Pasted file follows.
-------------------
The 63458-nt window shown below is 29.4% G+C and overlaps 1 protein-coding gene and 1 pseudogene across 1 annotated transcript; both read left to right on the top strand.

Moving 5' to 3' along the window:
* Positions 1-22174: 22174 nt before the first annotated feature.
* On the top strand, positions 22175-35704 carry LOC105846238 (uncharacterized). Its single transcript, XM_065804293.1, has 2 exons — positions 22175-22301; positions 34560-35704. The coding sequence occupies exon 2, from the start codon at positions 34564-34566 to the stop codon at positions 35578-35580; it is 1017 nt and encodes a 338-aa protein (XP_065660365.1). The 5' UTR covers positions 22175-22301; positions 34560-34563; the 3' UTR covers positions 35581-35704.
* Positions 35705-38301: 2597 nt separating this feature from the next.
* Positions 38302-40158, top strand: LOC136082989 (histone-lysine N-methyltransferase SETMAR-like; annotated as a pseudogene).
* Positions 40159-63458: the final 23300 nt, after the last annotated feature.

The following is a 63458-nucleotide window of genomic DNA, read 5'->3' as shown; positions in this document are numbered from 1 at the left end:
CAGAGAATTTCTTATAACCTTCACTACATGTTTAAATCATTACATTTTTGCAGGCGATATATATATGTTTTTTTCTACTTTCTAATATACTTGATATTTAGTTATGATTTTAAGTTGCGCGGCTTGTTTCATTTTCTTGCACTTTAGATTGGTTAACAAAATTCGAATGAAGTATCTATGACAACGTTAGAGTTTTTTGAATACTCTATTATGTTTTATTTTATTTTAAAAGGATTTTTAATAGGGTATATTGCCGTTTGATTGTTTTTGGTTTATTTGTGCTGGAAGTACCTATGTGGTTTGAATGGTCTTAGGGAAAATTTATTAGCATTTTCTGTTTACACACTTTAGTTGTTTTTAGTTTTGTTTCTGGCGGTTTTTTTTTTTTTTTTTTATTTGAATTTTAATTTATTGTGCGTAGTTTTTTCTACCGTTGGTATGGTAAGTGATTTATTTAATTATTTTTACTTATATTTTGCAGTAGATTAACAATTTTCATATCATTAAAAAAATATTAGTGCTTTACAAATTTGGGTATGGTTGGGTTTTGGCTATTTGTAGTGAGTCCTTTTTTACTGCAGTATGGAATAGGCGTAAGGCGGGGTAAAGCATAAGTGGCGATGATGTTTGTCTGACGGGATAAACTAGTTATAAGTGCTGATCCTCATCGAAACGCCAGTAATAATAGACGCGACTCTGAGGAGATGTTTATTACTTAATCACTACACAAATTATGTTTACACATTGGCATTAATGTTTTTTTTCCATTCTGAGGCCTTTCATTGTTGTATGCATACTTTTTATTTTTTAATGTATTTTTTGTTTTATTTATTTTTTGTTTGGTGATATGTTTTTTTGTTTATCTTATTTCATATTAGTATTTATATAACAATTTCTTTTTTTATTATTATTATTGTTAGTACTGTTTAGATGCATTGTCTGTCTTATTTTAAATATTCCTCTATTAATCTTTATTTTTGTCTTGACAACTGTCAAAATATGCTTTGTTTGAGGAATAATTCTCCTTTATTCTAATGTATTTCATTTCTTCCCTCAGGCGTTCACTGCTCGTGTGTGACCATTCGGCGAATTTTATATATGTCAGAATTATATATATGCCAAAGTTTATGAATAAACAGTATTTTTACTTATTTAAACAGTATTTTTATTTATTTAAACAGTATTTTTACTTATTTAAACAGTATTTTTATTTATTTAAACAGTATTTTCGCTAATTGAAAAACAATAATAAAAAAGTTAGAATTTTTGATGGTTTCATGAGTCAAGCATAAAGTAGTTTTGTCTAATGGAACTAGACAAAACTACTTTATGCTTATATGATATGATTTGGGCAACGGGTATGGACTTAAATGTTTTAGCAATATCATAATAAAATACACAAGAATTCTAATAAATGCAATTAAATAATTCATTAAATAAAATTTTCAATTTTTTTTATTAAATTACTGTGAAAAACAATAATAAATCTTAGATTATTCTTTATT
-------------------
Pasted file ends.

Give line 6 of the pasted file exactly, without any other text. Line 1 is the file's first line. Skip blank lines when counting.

* Positions 38302-40158, top strand: LOC136082989 (histone-lysine N-methyltransferase SETMAR-like; annotated as a pseudogene).